The Conundrum of Education

Duolingo, Robot Teachers, and VR at School. What Does The Future of Education Look Like?

This one of a series of posts written by FOV Ventures Entrepreneur-In-Residence Tiago Correia that take a deep dive into various topics we’ve been exploring at FOV Ventures, taking a look at their history and some of the new startups building within the area.

Education is a big space. For the purpose of this article, we are excluding anything before typical mandatory school in most jurisdictions, and anything done by employers or in the context of enterprise. This article looks at:

  • Why isn’t Education More Gamified?

  • The Startups Reinforcing Education’s Inherent Gaming Nature

  • VR and the Classroom

  • AI Education, and

  • The Joy of Learning.

There’s a lot to cover, but we hope you enjoy this topic deep dive, and look at the startups working in this field.

500 Million of us have had Duolingo installed on our phones at some point in time.

You might be one of the users who don’t use it regularly, but let me take a moment to step out of the 3rd person and tell you something: I am one of the 83 million monthly active users - an impressive 16.6% active user base.

Keeping us addic… engaged! Source: Duolingo

Sure, it pales in comparison to TikTok’s 31.91% - an app in which Duo, Duolingo’s owl mascot, is, coincidently, a star - but let’s not forget: we’re talking about a learning app. Learning.

Universally groaned as ‘not the funnest of activities’, the learning mobile app category has one of the lowest retention rates. Yet, 83 million of us are boasting to you about how long our streak is.

The piece almost writes itself: “Duolingo uses gamification to increase usage”. Points, badges, status, leagues, leaderboards, everything: they do it extremely well. And this coming from someone who slaved away an entire Sunday just to get the coveted #1 spot in the Diamond League, all that for a virtual badge. Mind you, slaving away at school for good grades has some semblance to virtual badges.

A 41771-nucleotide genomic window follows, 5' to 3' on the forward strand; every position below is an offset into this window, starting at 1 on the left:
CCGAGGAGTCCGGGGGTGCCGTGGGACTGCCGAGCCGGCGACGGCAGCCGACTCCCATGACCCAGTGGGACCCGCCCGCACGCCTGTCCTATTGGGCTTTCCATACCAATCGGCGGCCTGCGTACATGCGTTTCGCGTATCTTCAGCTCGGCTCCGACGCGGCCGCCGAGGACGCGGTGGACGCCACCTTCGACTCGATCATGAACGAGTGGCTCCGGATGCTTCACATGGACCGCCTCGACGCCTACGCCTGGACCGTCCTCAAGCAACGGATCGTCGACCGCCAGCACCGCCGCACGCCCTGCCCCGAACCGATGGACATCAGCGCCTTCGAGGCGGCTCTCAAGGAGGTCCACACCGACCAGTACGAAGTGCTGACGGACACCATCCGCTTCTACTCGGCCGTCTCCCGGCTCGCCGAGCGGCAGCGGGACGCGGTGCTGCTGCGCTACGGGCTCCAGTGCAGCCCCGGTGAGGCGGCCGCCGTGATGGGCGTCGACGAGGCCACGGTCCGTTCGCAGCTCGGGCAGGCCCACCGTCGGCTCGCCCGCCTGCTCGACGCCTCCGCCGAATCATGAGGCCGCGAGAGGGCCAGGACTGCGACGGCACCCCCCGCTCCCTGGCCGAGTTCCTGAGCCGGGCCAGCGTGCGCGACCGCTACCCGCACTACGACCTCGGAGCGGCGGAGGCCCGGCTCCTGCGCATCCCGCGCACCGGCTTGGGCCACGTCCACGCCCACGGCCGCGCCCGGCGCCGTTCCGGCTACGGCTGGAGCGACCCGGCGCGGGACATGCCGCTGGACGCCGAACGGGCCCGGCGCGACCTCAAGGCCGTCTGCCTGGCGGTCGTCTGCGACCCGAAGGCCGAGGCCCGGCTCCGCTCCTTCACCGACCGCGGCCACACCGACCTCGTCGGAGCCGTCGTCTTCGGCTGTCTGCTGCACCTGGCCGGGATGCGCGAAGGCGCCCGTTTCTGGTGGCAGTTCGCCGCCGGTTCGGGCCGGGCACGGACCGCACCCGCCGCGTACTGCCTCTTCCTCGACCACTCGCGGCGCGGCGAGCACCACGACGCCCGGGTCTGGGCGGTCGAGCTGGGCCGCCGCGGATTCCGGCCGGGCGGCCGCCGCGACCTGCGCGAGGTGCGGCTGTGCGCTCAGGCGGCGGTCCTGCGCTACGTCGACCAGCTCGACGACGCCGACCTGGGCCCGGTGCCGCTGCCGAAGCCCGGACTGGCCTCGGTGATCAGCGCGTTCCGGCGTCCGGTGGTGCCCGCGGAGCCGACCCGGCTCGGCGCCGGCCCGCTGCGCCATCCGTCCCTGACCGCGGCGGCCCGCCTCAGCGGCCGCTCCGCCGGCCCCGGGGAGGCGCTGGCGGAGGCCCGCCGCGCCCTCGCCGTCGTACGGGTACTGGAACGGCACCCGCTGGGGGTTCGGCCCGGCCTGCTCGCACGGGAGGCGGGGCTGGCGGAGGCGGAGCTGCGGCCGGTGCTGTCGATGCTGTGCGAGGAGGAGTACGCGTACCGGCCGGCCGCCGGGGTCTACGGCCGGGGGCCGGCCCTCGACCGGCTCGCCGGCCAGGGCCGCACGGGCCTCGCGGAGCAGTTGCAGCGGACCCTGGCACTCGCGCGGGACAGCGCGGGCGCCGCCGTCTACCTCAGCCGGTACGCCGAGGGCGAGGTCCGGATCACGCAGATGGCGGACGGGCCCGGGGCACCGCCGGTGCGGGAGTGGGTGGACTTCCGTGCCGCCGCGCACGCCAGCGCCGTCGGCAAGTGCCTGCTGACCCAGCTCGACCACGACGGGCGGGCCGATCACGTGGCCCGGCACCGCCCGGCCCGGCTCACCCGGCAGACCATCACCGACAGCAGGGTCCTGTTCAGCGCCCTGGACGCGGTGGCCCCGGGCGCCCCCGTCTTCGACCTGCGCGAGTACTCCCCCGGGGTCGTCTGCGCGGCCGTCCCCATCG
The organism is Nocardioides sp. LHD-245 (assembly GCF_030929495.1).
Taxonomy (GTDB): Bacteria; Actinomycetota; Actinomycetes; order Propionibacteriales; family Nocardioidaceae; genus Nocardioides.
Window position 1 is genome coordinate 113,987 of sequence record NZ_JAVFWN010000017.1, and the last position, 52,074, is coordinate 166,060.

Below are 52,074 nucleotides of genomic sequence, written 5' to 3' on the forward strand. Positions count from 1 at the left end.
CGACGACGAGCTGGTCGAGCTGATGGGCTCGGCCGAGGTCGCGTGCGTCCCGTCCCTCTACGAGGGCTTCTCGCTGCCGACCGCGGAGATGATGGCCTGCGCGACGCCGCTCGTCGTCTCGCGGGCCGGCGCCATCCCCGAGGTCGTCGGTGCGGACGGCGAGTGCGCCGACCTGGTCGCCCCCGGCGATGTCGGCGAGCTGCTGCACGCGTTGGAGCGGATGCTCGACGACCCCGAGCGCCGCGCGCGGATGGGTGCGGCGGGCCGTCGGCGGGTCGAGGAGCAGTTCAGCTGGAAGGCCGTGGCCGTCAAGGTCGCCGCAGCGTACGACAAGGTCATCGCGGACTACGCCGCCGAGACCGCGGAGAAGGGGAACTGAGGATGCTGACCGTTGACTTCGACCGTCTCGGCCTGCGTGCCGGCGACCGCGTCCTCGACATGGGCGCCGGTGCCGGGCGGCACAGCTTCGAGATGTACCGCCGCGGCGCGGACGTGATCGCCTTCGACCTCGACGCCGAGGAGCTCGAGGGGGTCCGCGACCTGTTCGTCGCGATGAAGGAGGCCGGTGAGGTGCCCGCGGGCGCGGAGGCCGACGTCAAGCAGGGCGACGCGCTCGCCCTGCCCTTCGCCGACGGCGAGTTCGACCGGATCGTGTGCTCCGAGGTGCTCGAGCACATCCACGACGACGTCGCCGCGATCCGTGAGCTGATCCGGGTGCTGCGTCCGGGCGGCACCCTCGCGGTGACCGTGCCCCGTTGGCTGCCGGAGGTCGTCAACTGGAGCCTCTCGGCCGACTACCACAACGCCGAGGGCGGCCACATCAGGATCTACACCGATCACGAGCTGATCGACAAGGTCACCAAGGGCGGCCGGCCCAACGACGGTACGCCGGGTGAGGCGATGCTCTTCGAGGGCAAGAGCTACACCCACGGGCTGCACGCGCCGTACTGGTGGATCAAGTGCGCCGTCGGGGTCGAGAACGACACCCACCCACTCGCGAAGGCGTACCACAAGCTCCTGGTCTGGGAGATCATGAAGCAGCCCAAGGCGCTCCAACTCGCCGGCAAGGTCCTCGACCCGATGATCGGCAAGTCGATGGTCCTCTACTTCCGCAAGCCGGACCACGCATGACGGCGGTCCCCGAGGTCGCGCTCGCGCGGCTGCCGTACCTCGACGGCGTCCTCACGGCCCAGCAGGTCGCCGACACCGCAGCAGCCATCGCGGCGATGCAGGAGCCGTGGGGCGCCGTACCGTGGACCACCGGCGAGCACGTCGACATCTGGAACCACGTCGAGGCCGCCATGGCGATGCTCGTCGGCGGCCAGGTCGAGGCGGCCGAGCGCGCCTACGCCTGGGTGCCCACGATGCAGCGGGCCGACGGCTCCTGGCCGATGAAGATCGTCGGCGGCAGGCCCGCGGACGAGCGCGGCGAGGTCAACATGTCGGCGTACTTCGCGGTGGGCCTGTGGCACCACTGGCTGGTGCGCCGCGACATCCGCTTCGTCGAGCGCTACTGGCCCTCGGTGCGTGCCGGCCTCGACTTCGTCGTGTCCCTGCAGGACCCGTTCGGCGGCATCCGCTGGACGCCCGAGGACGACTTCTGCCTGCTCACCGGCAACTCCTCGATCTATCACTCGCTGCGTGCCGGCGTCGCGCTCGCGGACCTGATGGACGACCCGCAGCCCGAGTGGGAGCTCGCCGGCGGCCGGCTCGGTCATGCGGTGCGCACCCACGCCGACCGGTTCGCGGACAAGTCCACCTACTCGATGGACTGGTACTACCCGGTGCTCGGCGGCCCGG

This begets the key question: Education, itself, is already inherently gamified; so why isn't it as ‘sticky’ as Duolingo?

We don’t need to go deep into the history of education… it’s been very homogenous. Sure, we’ve evolved from a one-to-one tutoring method to a one-to-many method, primarily based in the classroom. Despite global evidence favoring practical learning methods like Montessori, most educational systems worldwide still cling to traditional formats of lectures, book study, and high-stakes exams. This uniformity persists, curiously unchanged, in the face of clear benefits of hands-on learning. It’s easy to understand why so much is at stake, yet why nothing changes:

  • It all costs a lot of money: To equip classrooms, to retrain educators, to rewrite manuals. Government curriculums tend to be static because there’s a treasury incentive to keep costs low.

  • Governments would need to be on board: because if any improvements remain in the confines of private schools, for example, only 6% of the UK population would benefit - typically the percentage which already has an outsized comparative advantage.